Fairy Tale Fridays: The Twelve Dancing Princesses

shoes strewn across the floor above the title

Shoes (and dancing shoes in particular) return again and again as a central motif of fairy tales - from the glass slipper that declares Cinderella to be the Prince’s ballroom crush to the red hot iron slippers in which Snow White’s evil stepmother is forced to dance till she dies. However, perhaps no fairy tale contains quite so many shoes as “The Twelve Dancing Princesses.”

The Secret of Secrets and the History of Medicine

Pseudo-Aristotle. Secretum secretorum. Tr. Philip of Tripoli (fl. 2nd half of 13th c.) Italy, 14th c. Manuscript codex on vellum, 190 x 131mm.Latin. Mich. Ms. 202

Our featured book today is a fourteenth-century Latin manuscript of a medieval bestseller: the Secret of Secrets (Secretum secretorum). Wrongly attributed to Aristotle, and originally composed in Arabic in the eighth century, the content of this work has been gradually shaped, and changed, by scribes and translators throughout the centuries. From being conceived as a manual about kingship, it eventually became one of the most popular medical treatises in the Middle Ages.

A Happy 254th Birthday to "Queen Molly"!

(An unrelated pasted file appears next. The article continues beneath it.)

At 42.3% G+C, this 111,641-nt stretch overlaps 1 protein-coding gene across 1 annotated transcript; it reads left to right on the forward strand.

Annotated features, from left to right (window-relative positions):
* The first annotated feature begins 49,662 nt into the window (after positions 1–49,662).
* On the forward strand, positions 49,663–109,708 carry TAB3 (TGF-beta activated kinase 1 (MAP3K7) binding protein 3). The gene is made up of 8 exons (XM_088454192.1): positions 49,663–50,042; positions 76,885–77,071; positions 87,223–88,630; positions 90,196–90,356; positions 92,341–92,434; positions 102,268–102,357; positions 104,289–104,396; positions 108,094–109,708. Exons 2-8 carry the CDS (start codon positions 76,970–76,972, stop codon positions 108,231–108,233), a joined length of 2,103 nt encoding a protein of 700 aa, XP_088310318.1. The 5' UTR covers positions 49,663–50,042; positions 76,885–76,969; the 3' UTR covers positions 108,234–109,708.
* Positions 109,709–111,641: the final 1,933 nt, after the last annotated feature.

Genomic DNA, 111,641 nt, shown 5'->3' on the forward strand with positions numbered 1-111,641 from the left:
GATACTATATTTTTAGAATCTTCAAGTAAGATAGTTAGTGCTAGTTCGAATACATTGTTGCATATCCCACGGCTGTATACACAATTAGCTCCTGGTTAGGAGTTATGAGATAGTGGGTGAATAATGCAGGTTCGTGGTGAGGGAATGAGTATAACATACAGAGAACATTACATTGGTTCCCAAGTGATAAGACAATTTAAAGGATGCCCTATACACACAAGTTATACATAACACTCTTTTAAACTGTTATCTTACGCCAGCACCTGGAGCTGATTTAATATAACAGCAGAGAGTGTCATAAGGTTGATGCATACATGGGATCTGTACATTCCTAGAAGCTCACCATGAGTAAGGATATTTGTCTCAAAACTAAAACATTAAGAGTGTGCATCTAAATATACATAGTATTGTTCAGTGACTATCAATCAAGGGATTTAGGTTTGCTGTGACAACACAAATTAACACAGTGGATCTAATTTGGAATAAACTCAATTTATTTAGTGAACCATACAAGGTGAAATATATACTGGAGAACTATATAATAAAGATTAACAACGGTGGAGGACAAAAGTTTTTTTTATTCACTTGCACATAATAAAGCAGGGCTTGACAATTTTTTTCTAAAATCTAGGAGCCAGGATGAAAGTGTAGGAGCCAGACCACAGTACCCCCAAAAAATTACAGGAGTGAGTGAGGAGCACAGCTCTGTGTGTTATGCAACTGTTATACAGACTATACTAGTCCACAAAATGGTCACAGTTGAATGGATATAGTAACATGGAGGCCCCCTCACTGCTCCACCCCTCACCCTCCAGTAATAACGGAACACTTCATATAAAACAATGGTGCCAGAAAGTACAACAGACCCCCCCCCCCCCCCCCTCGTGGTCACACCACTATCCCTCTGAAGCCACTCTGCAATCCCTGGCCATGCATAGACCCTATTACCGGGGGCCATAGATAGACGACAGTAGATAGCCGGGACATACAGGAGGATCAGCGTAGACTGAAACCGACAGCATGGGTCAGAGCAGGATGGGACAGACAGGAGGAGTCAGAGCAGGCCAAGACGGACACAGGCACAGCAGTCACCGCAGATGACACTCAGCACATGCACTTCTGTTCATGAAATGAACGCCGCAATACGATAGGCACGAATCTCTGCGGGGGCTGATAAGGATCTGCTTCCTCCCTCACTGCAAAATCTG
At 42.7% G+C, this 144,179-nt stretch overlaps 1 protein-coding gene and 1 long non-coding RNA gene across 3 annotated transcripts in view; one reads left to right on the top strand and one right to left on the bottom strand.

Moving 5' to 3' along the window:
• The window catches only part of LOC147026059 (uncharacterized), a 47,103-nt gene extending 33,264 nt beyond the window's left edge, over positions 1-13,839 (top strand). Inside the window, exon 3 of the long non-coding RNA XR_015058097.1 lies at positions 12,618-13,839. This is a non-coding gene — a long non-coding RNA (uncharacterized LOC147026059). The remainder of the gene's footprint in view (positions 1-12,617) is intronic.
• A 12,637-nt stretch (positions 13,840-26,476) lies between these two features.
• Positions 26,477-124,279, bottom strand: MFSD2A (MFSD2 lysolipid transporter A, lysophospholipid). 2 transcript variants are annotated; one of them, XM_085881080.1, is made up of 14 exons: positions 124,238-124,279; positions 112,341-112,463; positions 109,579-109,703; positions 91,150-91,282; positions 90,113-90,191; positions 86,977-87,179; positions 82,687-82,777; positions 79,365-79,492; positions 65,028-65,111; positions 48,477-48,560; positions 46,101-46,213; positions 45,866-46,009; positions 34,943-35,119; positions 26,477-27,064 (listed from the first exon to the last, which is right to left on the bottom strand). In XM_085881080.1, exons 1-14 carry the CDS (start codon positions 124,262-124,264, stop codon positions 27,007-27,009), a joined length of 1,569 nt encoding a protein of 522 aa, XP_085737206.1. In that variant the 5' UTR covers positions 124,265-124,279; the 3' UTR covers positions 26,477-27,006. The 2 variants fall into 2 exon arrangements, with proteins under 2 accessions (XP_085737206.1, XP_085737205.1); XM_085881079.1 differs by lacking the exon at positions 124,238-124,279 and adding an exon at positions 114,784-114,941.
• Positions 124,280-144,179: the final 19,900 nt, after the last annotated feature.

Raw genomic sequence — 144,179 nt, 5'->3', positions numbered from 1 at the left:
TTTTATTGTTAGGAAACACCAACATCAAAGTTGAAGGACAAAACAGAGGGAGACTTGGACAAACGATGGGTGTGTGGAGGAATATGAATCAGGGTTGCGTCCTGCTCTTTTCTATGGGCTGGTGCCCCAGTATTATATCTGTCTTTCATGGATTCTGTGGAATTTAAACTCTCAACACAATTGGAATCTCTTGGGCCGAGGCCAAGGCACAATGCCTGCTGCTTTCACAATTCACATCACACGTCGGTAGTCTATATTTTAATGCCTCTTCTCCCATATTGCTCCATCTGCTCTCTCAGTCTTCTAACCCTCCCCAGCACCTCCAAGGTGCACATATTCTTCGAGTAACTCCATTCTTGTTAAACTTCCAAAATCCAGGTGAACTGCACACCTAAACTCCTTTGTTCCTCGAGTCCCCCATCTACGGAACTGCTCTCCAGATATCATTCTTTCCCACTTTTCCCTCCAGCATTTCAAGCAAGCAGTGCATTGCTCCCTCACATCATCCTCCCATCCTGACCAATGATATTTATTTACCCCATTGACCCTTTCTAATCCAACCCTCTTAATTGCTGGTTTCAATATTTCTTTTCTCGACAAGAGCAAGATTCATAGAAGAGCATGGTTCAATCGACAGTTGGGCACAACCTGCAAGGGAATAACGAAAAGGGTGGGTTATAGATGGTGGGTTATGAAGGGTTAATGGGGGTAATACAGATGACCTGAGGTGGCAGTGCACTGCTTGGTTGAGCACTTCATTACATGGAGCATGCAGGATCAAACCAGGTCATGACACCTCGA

Drawing of book with mounts and snake. Open pages read "HAPPY BIRTHDAY."

In 1824, Mary Randolph poured a lifetime's worth of experience as manager of a grand estate into a single unassuming volume of recipes and household hints. Arguably America's first regional cookbook, The Virginia House-wife represents decades of changing fortunes and evolving palates for the Randolphs, and indeed the whole country, in the years immediately proceeding the Revolutionary War.

500 Years of Erasmus's New Testament!

Title page of Novum Instrumentum omne, diligenter ab Erasmo Roterodamo recognitum & emendatum. Basel: Johann Froben, 1516

Around 1511, the Dutch Catholic humanist, Erasmus of Rotterdam (1466-1536), began working on an edition and Latin translation of the Greek New Testament, for which he thoroughly compared the text of several Greek manuscripts with Jerome's fourth-century Latin translation of the Bible, the so-called Vulgate.

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